Doctor Strange — a review

Gonna take a lot of window cleaner to clean this thing.

Gonna take a lot of window cleaner to clean this thing.

My first introduction to Doctor Strange was a TV movie that was produced in 1978. I haven’t seen it since then (although that will change soon, because I’ve recently discovered that it’s available on video,), but I remember liking it very much at the time. My father, upon hearing that I had enjoyed this tele-film, proceeded to get me the Doctor Strange comics. To say that the comics were psychedelic head trips on paper is putting it mildly. Doctor Strange ventured into mystical realms that were best described as an LSD trip without the LSD. Once exposed to the comics, my love of the TV movie lessened, as I realized just how lame the movie was, compared to the unrestrained imagination on display within the vibrant panels of the comics.

This was why, when they announced that Marvel was producing a cinematic version of the Sorcerer Supreme, I was eager to see it. Not restrained by the meager budget of a TV film (nor the limited special effects of the 1970s), I figured that a new Doctor Strange film would finally be unfettered and just as crazy as it wants to be. And Doctor Strange, the latest superhero saga to emerge on the Marvel cinematic assembly line, does not disappoint. Benedict Cumberpatch, the modern day Sherlock, plays the lead role of Dr. Steven Strange, a brilliant (and arrogant) surgeon who loses the use of his hands in a car accident.

Let's see...where is it? Ah, here it is: Chapter 17, How To Bring About The End of the World.

Let’s see…where is it? Ah, here it is: Chapter 17, How To Bring About The End of the World.

Hearing of a man who used alternative methods of healing himself from paralysis, Strange follows his lead and seeks the advice of the Ancient One (the always great Tilda Swinton), a powerful mystic who winds up teaching Strange far more than just regaining the use of his hands. There is a secret society of sorcerers who protect the Earth from full-on assaults from other-worldly realms, but this society of protectors is under attack by Kaecilius (Mads Mikkelsen) and his followers. Strange soon finds himself taking up arms–of the magical kind–to defeat this new threat to Earth.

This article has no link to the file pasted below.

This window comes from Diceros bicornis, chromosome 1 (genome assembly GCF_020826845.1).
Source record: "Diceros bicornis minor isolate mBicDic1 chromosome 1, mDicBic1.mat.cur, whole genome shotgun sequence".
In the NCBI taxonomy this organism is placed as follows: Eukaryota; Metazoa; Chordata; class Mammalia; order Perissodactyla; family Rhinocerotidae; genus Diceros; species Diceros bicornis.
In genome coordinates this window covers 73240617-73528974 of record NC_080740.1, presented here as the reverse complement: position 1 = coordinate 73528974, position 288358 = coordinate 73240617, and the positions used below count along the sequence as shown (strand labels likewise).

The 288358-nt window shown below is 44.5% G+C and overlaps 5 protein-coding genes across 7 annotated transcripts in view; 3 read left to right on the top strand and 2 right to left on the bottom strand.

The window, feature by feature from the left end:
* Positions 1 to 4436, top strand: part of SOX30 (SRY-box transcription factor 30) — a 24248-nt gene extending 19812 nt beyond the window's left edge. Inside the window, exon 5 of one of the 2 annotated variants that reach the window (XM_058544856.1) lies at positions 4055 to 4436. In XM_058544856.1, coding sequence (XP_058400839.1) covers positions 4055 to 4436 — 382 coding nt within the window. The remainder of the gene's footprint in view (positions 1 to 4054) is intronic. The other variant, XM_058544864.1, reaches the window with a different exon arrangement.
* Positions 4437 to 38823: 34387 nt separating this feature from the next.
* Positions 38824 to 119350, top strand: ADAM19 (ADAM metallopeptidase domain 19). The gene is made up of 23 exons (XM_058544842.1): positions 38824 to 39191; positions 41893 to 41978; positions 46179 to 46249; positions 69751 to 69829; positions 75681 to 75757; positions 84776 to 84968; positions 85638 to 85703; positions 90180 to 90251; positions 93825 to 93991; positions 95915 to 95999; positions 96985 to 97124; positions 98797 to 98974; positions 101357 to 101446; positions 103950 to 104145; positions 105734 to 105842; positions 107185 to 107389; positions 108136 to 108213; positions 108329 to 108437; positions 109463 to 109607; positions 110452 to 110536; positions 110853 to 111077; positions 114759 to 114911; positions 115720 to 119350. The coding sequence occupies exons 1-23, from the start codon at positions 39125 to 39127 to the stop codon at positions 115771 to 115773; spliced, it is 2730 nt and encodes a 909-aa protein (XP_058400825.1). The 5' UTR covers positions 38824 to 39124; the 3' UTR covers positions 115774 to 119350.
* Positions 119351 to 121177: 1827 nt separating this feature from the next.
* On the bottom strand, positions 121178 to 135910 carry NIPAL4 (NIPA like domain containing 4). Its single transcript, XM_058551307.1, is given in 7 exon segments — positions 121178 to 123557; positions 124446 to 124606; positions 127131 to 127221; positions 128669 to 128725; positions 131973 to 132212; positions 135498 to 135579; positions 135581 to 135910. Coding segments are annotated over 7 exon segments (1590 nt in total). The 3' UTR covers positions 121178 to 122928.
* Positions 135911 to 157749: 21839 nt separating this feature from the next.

Scott Derrickson, who directed the Exorcism of Emily Rose and Sinister, helms DS, and he’s the perfect choice. Having plenty experience in imaginative scary movies, Derrickson adeptly handles the Strange proceedings with aplomb, and in retrospect it makes sense to hire a director with horror movies in his wheelhouse, because Doctor Strange is the closest thing to a horror film that the Marvel universe has. But in this case, Doctor Strange feels more like a dark fantasy tale that’s a blend of Lovecraft, Ray Bradbury and the ending of 2001. As weird as that may sound, Derrickson makes it all work very nicely.

Hello, cape. You look like a very nice cape. Would you like to come home with me?

Hello, cape. You look like a very nice cape. Would you like to come home with me?

Cumberpatch proves to be perfect casting as Strange, truly becoming the character in a rousing scene where he literally rises up in the air, his cape flowing, to confront a baddie. Tilda Swinton gives her usual excellent performance, where she seemingly shape-shifts into another character made fully rounded just by her performance alone. Rachel McAdams is also extremely good, making the most of the thankless role of the girlfriend who gets left behind. Her wide-eyed reaction to Doctor Strange–who appears in her hospital, seeking medical attention–and the weirdness he brings with him is endearing to watch. Filled with imaginative eye candy that will make this a must-see on Blu-Ray, Doctor Strange is a fun ride through the mystic realms and beyond. –SF